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Research Letter
January 2016

The Use of Superlatives in Cancer Research

Author Affiliations
  • 1Medical student at Case Western Reserve University School of Medicine, Cleveland, Ohio
  • 2Medical Oncology Service, National Cancer Institute, National Institutes of Health, Bethesda, Maryland
  • 3now with Division of Hematology and Medical Oncology, Knight Cancer Institute, Oregon Health and Science University, Portland
JAMA Oncol. 2016;2(1):139-141. doi:10.1001/jamaoncol.2015.3931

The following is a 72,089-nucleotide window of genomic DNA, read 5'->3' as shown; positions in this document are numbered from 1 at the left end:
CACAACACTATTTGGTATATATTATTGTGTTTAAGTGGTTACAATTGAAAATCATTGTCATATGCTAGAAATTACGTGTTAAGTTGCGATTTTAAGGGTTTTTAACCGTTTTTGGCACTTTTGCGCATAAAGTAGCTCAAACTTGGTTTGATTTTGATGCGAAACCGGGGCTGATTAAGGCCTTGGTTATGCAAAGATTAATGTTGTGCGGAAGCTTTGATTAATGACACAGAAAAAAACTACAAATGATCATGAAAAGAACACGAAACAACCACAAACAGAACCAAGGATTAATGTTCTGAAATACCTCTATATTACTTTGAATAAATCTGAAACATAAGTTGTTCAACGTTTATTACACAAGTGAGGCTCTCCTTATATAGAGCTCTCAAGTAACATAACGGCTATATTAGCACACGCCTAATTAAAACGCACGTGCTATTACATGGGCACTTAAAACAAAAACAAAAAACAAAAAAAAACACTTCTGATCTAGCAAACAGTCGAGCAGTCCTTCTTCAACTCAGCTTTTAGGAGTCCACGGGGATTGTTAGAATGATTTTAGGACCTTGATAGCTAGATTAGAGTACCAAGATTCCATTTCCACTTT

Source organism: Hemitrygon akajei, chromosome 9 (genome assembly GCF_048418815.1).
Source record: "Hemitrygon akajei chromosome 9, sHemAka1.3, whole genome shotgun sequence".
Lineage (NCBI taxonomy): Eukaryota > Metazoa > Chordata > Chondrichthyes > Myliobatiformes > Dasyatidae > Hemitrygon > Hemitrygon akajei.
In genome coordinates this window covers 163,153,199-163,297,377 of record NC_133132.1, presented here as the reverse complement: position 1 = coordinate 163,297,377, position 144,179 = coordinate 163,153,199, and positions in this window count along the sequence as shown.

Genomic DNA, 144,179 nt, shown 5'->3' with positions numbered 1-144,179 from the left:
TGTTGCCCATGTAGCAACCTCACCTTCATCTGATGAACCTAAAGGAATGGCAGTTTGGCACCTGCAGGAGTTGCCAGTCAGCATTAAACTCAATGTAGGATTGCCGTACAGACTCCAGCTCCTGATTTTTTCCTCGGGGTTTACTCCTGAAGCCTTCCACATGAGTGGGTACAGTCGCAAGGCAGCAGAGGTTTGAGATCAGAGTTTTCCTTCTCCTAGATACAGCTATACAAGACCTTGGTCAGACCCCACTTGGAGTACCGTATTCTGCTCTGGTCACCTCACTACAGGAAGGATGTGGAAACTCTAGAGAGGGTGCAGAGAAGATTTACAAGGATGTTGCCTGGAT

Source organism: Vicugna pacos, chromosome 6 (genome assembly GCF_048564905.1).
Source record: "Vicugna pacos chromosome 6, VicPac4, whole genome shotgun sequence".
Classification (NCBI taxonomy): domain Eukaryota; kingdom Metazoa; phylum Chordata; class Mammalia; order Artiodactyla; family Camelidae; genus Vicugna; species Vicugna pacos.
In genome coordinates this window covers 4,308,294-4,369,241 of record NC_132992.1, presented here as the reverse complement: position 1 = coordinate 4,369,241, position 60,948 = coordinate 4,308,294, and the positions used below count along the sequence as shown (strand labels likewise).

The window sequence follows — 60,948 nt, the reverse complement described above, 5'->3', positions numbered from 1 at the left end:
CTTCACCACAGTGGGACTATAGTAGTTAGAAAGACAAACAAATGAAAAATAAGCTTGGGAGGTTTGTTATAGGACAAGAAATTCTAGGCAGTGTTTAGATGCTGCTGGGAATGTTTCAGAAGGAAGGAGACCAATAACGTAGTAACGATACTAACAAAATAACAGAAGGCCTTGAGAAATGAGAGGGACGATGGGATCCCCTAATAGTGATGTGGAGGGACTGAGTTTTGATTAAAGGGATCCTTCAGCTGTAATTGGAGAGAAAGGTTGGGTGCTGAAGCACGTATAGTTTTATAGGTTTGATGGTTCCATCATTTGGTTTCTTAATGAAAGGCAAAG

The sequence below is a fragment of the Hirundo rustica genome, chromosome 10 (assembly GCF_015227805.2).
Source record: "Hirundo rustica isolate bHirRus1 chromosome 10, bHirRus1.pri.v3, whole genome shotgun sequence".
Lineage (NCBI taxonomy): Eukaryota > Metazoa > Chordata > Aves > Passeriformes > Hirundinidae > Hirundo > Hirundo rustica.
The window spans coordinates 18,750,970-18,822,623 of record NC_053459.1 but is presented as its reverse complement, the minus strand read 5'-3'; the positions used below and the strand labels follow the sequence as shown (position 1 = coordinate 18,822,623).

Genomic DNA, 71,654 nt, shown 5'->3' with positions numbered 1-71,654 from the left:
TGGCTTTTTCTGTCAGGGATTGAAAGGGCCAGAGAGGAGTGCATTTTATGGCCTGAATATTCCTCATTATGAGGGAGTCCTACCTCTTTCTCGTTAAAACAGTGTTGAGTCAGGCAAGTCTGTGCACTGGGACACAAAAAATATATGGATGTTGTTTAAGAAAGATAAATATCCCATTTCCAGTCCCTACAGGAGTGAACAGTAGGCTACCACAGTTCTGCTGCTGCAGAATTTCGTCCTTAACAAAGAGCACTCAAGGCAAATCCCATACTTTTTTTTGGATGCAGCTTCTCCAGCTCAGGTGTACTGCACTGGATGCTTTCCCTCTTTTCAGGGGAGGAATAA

The language used in oncology practice and research may elicit important connotations.1 Whereas most new cancer drugs afford modest benefits,2 approved drugs or those in development may be heralded as “game changers” or “breakthroughs” in the lay press. These news articles may be important sources of information to patients, the public, and investors—with a broader reach than medical journal articles. However, omission of medical context or use of inflated descriptors may lead to misunderstandings among readers.3

We sought to investigate the use of modest and superlative descriptors in contemporary news articles regarding cancer drugs. We sought to determine who uses this inflated language and what classes of drugs were most heralded.

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